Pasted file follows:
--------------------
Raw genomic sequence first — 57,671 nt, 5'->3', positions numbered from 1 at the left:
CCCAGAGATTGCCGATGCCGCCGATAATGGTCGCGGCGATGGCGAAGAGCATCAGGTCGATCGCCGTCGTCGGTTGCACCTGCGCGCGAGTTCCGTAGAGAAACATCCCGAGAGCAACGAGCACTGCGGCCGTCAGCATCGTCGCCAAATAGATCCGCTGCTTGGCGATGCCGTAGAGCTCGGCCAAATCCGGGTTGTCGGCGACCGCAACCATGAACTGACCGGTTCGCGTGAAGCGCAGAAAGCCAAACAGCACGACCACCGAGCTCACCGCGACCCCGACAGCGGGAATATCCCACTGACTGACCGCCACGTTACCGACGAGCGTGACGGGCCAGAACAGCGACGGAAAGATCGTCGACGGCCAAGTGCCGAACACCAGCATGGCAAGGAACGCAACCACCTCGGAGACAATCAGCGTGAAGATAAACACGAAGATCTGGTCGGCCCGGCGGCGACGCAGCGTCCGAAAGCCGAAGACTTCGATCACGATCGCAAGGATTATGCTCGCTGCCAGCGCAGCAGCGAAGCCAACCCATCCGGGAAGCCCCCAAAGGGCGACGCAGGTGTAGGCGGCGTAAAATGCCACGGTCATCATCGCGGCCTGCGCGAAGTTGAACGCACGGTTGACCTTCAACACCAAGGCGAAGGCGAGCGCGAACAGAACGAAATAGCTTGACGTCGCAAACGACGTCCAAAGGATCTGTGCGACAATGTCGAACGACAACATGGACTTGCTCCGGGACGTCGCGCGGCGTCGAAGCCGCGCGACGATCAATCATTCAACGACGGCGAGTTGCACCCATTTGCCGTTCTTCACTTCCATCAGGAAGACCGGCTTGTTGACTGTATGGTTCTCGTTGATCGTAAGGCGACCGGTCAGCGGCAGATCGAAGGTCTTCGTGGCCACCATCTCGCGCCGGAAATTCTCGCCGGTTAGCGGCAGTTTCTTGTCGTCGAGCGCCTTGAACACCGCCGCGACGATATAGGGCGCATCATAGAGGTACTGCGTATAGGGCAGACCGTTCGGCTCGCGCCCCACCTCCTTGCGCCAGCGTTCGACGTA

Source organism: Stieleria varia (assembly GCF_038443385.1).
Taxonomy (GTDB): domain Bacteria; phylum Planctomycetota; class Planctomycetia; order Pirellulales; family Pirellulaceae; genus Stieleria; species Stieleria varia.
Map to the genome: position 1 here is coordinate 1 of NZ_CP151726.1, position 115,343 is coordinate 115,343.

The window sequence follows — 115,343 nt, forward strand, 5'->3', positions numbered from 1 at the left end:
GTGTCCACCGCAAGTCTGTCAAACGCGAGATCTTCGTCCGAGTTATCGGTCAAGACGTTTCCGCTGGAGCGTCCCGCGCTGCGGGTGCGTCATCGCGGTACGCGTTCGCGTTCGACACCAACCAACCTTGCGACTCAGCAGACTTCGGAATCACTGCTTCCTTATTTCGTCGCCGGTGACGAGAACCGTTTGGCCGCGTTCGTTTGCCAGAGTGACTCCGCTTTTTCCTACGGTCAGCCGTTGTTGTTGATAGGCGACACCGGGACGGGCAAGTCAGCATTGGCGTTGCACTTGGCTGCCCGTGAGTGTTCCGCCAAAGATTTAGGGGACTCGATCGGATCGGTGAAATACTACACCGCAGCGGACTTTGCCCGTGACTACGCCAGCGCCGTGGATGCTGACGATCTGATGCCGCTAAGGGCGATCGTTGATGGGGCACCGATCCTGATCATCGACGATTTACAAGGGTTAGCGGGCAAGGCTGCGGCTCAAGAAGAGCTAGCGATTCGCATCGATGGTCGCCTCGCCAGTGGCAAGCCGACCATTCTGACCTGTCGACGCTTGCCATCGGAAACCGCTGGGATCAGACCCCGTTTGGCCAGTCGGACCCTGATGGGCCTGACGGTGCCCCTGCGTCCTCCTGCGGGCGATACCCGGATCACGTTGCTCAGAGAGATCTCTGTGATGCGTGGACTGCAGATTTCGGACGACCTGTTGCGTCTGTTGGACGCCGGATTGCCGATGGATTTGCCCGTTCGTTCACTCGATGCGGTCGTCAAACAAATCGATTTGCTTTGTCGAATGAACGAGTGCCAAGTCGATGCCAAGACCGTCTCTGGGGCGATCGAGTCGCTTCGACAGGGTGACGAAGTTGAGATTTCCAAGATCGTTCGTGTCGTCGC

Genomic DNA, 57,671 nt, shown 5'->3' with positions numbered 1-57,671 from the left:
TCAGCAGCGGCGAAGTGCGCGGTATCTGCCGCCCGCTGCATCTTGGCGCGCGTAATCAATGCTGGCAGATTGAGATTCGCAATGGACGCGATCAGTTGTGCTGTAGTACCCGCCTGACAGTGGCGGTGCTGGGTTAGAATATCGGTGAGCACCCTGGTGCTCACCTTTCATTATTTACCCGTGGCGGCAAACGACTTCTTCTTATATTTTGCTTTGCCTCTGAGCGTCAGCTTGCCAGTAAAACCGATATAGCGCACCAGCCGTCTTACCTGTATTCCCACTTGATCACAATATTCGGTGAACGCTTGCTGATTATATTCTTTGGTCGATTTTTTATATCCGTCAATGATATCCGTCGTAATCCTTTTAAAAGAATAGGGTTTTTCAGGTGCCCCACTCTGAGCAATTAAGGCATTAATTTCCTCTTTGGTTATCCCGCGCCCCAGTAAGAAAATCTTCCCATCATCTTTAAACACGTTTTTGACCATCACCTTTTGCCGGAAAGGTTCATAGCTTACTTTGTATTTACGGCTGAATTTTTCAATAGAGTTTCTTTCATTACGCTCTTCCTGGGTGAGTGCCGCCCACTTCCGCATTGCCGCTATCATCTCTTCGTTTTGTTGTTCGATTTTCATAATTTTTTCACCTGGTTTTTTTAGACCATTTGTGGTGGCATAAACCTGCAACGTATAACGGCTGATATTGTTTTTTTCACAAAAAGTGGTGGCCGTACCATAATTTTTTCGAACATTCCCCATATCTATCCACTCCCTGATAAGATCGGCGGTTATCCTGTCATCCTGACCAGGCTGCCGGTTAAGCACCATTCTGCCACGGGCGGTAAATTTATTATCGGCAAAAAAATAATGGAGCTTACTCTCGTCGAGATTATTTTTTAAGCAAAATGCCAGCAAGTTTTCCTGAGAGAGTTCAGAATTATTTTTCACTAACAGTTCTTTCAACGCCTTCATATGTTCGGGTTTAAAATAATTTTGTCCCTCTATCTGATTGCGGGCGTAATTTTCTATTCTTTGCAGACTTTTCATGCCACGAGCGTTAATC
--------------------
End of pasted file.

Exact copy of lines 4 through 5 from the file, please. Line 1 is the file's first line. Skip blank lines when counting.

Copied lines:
Taxonomy (GTDB): domain Bacteria; phylum Planctomycetota; class Planctomycetia; order Pirellulales; family Pirellulaceae; genus Stieleria; species Stieleria varia.
Map to the genome: position 1 here is coordinate 1 of NZ_CP151726.1, position 115,343 is coordinate 115,343.